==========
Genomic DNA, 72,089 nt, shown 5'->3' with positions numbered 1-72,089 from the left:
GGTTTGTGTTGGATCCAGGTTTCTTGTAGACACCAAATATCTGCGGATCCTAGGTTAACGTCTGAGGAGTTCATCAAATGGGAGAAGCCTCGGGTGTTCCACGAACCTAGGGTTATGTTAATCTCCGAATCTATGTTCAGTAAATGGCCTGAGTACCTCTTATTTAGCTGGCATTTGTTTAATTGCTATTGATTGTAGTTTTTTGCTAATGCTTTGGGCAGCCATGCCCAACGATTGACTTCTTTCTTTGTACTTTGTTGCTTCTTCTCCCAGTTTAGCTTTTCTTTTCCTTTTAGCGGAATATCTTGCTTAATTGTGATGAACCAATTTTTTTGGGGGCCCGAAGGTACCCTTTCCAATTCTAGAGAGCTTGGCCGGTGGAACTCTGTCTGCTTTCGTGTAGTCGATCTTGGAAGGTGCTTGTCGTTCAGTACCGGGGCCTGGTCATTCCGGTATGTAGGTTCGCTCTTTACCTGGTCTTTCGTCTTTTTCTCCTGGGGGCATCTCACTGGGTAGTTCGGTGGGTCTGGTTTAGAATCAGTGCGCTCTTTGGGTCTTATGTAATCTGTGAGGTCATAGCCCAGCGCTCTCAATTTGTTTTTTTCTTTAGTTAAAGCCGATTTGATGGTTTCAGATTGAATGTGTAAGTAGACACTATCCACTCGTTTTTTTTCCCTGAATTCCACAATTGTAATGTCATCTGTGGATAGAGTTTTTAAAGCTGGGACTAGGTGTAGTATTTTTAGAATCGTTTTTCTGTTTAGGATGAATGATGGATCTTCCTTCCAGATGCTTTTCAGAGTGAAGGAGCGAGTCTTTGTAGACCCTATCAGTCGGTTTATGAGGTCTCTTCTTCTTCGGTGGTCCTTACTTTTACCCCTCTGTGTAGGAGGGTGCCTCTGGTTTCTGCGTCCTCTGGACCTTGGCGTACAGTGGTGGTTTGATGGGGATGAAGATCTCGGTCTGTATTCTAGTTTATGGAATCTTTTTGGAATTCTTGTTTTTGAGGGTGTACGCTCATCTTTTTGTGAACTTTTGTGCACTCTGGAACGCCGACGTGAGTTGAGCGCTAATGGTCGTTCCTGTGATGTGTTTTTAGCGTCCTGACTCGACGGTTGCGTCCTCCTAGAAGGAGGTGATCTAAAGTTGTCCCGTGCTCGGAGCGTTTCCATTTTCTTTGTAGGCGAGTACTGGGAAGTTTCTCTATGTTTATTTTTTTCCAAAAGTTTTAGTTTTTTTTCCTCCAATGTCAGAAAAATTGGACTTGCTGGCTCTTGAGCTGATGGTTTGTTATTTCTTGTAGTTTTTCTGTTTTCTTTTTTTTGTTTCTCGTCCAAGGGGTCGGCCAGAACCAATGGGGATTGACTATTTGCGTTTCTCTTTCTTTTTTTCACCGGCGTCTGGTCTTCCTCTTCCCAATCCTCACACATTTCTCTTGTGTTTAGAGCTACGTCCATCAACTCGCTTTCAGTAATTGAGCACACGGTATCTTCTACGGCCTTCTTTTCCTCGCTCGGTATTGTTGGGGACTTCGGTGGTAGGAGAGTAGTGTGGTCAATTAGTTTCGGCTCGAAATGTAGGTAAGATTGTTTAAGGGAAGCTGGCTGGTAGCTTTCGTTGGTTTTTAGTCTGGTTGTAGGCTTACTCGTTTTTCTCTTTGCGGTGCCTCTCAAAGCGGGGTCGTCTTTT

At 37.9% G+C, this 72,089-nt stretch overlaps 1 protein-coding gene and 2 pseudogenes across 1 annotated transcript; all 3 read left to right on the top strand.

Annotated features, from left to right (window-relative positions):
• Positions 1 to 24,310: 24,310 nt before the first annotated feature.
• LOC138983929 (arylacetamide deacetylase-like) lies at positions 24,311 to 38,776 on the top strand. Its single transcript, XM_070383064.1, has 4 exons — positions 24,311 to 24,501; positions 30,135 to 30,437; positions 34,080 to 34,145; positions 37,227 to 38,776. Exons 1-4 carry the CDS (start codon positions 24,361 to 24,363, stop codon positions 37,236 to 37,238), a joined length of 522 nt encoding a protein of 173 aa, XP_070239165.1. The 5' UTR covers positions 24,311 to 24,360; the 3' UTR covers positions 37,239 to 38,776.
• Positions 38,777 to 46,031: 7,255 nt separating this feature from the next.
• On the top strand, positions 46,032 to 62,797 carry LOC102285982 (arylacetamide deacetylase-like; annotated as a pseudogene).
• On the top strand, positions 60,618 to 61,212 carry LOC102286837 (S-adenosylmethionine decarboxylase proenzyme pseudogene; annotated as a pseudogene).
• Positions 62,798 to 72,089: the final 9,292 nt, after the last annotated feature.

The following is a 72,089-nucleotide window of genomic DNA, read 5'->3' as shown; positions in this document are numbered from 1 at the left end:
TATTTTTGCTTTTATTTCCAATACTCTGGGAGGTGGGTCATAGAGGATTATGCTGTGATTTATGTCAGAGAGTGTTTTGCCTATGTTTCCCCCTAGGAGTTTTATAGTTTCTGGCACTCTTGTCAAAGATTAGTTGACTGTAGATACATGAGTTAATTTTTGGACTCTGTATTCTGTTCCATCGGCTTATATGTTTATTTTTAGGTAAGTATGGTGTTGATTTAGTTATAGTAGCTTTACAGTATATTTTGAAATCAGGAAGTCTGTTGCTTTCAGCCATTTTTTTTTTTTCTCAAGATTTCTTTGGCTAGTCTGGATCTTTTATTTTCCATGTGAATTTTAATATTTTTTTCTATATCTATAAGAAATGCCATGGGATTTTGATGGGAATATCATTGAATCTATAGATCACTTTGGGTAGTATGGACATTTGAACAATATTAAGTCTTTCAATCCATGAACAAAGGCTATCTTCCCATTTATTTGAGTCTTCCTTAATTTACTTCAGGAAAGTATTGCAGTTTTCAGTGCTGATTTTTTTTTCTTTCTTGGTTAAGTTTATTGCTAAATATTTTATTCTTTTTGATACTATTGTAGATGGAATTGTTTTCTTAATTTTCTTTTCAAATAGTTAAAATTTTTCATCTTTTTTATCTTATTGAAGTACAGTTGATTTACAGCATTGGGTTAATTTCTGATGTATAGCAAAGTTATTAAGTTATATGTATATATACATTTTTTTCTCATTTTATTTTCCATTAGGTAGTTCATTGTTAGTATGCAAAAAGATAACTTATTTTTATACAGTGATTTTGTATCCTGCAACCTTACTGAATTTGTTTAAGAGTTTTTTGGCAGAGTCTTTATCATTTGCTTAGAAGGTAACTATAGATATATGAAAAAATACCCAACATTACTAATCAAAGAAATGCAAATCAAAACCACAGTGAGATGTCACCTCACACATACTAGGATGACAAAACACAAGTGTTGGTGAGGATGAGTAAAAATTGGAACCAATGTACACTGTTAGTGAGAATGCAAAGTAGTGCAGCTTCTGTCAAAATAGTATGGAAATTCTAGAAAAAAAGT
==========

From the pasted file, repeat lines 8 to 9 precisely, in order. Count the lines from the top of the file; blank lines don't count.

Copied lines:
• On the top strand, positions 46,032 to 62,797 carry LOC102285982 (arylacetamide deacetylase-like; annotated as a pseudogene).
• On the top strand, positions 60,618 to 61,212 carry LOC102286837 (S-adenosylmethionine decarboxylase proenzyme pseudogene; annotated as a pseudogene).